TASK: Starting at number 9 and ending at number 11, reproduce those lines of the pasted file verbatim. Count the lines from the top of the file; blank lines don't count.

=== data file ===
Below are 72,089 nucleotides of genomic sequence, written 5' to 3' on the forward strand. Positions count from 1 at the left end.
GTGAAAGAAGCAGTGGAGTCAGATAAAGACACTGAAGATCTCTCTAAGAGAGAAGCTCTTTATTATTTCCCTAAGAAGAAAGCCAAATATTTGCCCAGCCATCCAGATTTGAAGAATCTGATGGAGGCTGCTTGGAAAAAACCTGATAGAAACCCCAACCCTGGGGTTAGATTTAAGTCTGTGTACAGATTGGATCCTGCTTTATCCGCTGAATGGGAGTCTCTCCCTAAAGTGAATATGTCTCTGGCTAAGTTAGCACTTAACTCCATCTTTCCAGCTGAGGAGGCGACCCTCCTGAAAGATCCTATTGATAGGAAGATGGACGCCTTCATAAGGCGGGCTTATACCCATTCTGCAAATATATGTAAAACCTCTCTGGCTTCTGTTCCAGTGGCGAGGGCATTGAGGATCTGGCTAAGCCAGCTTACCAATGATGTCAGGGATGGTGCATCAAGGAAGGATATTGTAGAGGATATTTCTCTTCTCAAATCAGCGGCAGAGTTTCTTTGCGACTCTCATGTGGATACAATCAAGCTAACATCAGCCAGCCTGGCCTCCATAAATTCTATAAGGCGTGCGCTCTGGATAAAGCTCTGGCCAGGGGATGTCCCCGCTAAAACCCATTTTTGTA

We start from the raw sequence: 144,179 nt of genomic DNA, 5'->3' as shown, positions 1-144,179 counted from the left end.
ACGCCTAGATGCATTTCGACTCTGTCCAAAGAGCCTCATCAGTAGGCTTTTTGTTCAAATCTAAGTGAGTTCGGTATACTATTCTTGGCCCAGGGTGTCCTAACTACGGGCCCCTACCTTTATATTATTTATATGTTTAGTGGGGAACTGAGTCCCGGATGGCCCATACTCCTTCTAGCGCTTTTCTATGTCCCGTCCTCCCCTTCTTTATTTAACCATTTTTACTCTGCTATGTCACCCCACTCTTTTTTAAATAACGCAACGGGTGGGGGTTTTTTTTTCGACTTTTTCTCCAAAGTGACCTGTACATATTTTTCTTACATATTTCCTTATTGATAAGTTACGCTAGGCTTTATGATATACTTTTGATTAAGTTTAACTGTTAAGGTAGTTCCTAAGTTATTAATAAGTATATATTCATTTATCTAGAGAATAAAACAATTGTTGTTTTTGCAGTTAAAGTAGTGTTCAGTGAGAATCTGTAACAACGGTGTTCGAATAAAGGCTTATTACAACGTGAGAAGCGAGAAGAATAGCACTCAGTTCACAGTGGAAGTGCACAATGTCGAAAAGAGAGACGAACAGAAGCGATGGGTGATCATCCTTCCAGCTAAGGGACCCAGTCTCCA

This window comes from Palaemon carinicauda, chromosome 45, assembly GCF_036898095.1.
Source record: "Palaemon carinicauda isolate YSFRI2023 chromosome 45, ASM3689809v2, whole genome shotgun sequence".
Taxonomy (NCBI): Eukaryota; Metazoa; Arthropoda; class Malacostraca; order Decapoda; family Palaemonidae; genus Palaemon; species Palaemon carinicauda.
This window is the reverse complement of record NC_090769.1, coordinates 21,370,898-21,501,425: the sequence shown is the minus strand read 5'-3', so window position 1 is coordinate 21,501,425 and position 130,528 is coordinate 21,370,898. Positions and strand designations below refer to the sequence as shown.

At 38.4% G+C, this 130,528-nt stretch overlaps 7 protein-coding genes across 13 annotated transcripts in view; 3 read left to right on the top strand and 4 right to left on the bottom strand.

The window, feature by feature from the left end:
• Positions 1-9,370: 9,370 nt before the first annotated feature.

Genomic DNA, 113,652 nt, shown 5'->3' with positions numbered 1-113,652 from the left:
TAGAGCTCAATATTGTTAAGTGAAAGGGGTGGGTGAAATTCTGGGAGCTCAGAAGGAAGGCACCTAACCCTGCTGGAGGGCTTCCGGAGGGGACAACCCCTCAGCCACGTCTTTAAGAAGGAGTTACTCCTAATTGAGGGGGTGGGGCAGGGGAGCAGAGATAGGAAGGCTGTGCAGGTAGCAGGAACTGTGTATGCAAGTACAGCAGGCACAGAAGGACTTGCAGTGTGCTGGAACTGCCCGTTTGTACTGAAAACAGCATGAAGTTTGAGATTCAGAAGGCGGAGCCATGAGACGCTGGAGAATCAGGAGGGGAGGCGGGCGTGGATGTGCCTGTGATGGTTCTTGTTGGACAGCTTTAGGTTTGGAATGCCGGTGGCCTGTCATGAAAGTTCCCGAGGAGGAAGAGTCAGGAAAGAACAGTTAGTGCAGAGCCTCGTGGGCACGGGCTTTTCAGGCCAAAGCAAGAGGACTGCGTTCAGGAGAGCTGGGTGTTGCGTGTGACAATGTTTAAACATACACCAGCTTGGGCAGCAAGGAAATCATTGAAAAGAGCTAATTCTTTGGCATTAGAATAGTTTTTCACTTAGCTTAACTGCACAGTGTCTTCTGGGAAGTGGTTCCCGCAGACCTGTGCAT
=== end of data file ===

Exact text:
At 38.4% G+C, this 130,528-nt stretch overlaps 7 protein-coding genes across 13 annotated transcripts in view; 3 read left to right on the top strand and 4 right to left on the bottom strand.

The window, feature by feature from the left end:
• Positions 1-9,370: 9,370 nt before the first annotated feature.